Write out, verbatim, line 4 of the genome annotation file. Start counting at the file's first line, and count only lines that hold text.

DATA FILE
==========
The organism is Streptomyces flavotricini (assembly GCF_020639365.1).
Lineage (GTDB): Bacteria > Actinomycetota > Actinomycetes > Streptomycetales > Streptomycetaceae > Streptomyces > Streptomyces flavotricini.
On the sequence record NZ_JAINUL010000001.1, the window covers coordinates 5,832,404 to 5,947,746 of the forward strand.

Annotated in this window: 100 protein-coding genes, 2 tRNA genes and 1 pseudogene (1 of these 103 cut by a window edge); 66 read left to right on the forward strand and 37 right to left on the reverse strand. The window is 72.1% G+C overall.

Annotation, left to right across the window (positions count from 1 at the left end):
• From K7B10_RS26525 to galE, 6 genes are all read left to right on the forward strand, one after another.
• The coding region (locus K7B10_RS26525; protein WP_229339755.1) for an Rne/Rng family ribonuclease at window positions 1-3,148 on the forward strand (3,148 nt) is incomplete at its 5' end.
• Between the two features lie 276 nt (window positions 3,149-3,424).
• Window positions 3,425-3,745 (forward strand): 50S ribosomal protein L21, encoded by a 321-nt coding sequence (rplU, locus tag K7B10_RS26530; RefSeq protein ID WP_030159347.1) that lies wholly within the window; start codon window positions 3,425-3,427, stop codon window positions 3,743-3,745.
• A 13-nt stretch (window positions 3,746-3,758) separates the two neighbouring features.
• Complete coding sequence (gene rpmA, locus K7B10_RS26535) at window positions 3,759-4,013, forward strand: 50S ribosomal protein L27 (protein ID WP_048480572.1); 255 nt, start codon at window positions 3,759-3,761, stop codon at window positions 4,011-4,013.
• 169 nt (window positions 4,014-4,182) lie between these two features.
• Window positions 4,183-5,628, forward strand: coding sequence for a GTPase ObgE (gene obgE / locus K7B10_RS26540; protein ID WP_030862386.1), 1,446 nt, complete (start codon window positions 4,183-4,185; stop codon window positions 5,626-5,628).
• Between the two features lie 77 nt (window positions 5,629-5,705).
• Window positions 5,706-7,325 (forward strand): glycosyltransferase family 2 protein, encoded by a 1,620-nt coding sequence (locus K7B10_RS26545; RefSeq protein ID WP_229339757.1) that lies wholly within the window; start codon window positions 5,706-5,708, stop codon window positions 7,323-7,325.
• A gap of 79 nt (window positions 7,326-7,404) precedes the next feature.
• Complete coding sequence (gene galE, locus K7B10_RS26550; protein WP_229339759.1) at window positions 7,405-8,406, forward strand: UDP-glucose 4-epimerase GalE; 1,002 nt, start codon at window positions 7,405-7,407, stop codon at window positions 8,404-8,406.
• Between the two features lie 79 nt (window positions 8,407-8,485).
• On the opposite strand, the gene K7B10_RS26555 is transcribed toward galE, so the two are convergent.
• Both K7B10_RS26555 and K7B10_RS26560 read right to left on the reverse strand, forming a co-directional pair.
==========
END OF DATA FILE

Annotated in this window: 100 protein-coding genes, 2 tRNA genes and 1 pseudogene (1 of these 103 cut by a window edge); 66 read left to right on the forward strand and 37 right to left on the reverse strand. The window is 72.1% G+C overall.